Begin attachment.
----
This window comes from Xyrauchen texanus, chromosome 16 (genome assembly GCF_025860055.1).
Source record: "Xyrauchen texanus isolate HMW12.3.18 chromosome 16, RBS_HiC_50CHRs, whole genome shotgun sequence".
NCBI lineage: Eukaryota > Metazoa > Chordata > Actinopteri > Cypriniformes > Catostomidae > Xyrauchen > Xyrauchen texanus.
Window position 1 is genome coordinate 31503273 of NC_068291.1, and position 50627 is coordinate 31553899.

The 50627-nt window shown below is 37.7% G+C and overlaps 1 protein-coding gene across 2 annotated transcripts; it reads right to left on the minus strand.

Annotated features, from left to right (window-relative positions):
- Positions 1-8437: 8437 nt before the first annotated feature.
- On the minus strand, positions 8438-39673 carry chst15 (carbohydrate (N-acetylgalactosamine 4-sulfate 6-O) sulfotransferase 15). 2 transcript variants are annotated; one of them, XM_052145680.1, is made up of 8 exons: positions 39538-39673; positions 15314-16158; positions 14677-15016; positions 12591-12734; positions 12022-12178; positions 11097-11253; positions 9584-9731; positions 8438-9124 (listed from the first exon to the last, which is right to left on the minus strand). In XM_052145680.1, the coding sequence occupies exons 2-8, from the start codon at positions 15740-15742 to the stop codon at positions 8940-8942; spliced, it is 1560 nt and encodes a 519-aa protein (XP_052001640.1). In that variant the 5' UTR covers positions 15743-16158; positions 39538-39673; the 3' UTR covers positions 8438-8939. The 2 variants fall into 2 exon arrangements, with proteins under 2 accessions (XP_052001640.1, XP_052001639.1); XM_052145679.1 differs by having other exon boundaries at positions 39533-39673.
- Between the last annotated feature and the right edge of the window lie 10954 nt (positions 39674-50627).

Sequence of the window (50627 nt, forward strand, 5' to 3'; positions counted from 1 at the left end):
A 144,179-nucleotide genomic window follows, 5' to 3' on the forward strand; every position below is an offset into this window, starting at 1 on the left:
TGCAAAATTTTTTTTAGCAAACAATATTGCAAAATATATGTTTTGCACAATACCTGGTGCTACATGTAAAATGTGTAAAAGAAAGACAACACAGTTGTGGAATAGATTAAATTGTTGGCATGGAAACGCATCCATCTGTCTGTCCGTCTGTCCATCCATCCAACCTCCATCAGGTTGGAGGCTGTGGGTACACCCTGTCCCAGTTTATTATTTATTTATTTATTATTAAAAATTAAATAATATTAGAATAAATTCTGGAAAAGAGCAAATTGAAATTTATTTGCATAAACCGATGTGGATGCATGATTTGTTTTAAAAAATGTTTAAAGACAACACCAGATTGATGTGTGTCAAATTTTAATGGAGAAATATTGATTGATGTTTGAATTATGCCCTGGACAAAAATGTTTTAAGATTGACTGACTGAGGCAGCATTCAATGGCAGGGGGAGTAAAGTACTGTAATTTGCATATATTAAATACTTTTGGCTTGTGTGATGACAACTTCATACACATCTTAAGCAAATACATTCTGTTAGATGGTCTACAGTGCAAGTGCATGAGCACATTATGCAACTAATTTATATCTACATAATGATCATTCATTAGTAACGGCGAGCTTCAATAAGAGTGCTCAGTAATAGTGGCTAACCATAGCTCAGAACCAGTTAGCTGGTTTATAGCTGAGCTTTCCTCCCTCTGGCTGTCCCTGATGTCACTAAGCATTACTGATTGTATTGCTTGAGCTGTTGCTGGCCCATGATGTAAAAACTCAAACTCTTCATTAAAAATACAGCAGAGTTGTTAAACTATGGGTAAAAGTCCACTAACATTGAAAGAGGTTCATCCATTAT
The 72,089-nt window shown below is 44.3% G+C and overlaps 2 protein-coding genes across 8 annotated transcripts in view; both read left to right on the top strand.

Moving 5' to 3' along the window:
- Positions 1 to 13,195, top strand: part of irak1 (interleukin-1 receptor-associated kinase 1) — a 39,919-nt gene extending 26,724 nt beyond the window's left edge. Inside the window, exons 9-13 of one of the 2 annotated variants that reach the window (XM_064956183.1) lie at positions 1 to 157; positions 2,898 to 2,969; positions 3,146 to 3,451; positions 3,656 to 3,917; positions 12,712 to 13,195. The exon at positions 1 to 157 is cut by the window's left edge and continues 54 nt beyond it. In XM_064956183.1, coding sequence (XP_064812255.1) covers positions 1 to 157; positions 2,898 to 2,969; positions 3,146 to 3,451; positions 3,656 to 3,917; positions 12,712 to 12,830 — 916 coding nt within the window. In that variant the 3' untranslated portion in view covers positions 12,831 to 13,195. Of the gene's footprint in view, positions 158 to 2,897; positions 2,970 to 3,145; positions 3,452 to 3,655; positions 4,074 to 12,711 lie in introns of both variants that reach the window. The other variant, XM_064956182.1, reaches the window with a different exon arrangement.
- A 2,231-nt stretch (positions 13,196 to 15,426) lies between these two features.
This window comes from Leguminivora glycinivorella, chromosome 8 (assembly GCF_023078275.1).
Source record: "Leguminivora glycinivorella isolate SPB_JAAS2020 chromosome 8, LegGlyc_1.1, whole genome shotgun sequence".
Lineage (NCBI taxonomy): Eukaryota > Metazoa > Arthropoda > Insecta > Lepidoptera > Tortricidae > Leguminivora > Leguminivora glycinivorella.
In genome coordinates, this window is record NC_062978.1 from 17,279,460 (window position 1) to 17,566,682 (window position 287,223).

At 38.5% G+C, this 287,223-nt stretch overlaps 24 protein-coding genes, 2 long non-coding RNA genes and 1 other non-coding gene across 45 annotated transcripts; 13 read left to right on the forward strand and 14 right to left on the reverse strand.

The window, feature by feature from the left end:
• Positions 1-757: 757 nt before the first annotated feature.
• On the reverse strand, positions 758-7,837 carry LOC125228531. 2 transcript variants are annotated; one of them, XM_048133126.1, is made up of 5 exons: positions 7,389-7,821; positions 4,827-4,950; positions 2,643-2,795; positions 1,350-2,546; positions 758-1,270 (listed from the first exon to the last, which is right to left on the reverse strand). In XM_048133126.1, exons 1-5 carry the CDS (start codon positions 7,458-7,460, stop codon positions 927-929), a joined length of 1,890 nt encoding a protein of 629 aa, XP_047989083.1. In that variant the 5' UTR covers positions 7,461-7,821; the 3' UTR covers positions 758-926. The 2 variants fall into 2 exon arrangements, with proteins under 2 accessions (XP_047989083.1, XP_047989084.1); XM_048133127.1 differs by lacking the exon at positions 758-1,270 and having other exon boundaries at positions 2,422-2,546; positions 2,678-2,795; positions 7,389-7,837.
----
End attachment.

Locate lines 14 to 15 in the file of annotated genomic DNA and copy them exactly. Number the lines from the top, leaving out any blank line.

Moving 5' to 3' along the window:
- Positions 1 to 13,195, top strand: part of irak1 (interleukin-1 receptor-associated kinase 1) — a 39,919-nt gene extending 26,724 nt beyond the window's left edge. Inside the window, exons 9-13 of one of the 2 annotated variants that reach the window (XM_064956183.1) lie at positions 1 to 157; positions 2,898 to 2,969; positions 3,146 to 3,451; positions 3,656 to 3,917; positions 12,712 to 13,195. The exon at positions 1 to 157 is cut by the window's left edge and continues 54 nt beyond it. In XM_064956183.1, coding sequence (XP_064812255.1) covers positions 1 to 157; positions 2,898 to 2,969; positions 3,146 to 3,451; positions 3,656 to 3,917; positions 12,712 to 12,830 — 916 coding nt within the window. In that variant the 3' untranslated portion in view covers positions 12,831 to 13,195. Of the gene's footprint in view, positions 158 to 2,897; positions 2,970 to 3,145; positions 3,452 to 3,655; positions 4,074 to 12,711 lie in introns of both variants that reach the window. The other variant, XM_064956182.1, reaches the window with a different exon arrangement.